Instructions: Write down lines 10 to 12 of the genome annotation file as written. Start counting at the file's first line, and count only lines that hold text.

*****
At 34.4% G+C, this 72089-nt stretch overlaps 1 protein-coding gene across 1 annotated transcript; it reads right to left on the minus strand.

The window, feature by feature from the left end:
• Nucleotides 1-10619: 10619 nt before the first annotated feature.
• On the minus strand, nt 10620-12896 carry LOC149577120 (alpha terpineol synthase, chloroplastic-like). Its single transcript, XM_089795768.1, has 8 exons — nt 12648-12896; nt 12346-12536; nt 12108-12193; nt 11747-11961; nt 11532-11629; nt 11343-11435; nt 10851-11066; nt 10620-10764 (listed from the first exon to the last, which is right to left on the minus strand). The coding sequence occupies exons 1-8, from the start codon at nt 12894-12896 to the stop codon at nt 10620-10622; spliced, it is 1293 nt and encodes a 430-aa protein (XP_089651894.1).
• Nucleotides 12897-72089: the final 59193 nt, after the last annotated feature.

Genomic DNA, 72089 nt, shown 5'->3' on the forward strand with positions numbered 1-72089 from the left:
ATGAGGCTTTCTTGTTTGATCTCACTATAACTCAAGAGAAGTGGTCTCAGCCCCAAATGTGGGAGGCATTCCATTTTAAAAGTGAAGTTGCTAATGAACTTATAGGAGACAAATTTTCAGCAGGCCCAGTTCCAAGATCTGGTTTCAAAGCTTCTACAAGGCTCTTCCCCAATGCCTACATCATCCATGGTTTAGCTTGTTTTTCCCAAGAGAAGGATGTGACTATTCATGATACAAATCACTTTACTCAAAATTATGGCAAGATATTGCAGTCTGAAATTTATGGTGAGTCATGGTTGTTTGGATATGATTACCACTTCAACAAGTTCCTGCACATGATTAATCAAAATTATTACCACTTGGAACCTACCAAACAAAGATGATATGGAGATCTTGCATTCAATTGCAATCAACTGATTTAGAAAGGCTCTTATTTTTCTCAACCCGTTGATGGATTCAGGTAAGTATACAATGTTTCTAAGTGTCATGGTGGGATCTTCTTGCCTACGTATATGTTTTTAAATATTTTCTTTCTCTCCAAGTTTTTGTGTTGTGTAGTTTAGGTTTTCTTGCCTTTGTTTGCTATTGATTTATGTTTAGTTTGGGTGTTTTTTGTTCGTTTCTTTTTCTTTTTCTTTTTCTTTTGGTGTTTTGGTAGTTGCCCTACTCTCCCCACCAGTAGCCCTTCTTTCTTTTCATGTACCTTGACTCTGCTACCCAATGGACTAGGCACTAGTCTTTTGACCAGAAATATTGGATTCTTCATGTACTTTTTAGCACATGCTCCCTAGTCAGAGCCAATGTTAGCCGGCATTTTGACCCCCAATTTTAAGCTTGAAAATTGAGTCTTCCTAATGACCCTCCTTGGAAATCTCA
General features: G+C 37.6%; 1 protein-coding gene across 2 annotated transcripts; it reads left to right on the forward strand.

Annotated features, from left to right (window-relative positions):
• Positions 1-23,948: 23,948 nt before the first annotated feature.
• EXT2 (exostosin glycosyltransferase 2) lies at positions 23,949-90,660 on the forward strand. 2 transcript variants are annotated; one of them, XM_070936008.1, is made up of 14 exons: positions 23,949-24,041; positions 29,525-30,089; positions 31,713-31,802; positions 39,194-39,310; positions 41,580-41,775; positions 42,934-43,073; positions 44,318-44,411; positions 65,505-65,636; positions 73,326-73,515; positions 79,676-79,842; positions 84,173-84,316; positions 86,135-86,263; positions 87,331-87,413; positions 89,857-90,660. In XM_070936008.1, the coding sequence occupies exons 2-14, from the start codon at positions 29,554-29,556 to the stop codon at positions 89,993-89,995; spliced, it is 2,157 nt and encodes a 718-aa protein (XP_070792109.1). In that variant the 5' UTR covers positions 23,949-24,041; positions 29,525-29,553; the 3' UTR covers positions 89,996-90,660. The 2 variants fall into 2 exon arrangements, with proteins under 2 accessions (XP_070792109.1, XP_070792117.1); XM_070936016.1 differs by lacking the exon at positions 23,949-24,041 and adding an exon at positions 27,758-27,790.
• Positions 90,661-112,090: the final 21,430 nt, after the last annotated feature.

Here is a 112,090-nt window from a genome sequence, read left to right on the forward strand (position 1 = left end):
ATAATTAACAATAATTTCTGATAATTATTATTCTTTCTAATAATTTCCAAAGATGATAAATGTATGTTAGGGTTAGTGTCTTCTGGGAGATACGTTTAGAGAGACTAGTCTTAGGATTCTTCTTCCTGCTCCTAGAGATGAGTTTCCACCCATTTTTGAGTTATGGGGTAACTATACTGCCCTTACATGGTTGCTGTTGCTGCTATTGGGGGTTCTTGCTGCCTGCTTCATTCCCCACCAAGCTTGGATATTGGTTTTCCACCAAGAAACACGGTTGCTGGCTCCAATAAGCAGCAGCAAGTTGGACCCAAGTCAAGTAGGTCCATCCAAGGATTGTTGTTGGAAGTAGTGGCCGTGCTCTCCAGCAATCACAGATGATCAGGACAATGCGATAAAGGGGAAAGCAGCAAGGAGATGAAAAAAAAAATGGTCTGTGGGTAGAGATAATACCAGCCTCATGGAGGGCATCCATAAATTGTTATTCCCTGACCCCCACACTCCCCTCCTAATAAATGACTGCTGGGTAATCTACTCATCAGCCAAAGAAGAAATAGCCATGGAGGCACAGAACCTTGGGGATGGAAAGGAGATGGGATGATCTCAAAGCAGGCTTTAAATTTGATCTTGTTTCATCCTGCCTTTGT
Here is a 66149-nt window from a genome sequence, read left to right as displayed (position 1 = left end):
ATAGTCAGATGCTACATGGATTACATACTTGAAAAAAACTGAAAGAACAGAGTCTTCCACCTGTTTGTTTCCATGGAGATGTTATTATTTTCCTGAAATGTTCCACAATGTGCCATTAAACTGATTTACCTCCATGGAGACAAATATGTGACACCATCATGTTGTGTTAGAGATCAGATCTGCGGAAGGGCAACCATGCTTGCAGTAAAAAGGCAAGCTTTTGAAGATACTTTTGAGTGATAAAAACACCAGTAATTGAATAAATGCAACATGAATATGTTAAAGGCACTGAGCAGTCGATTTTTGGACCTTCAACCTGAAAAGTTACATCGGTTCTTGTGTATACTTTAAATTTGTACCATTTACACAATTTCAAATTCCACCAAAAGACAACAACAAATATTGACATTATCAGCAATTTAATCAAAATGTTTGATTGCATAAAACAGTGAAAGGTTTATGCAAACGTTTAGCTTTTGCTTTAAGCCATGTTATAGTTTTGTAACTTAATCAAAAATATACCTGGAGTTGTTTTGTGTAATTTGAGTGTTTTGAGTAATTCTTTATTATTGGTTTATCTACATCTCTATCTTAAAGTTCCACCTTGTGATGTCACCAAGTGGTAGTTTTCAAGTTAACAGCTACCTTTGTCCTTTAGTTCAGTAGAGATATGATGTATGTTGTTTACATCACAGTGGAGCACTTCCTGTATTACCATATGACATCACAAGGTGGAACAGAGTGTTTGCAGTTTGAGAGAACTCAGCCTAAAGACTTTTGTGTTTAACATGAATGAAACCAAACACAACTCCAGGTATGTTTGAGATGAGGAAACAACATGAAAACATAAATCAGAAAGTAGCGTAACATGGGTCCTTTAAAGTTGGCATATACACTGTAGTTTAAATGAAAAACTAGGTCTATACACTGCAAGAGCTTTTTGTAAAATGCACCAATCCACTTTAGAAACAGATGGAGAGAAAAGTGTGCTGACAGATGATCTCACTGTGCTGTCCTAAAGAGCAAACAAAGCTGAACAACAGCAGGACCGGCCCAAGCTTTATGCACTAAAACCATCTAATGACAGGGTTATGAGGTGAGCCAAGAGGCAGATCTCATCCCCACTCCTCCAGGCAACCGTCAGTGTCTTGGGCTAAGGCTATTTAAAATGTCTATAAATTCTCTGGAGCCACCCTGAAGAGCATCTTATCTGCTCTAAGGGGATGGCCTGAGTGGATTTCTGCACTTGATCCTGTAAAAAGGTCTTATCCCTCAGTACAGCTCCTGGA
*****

• Positions 1-23,948: 23,948 nt before the first annotated feature.
• EXT2 (exostosin glycosyltransferase 2) lies at positions 23,949-90,660 on the forward strand. 2 transcript variants are annotated; one of them, XM_070936008.1, is made up of 14 exons: positions 23,949-24,041; positions 29,525-30,089; positions 31,713-31,802; positions 39,194-39,310; positions 41,580-41,775; positions 42,934-43,073; positions 44,318-44,411; positions 65,505-65,636; positions 73,326-73,515; positions 79,676-79,842; positions 84,173-84,316; positions 86,135-86,263; positions 87,331-87,413; positions 89,857-90,660. In XM_070936008.1, the coding sequence occupies exons 2-14, from the start codon at positions 29,554-29,556 to the stop codon at positions 89,993-89,995; spliced, it is 2,157 nt and encodes a 718-aa protein (XP_070792109.1). In that variant the 5' UTR covers positions 23,949-24,041; positions 29,525-29,553; the 3' UTR covers positions 89,996-90,660. The 2 variants fall into 2 exon arrangements, with proteins under 2 accessions (XP_070792109.1, XP_070792117.1); XM_070936016.1 differs by lacking the exon at positions 23,949-24,041 and adding an exon at positions 27,758-27,790.
• Positions 90,661-112,090: the final 21,430 nt, after the last annotated feature.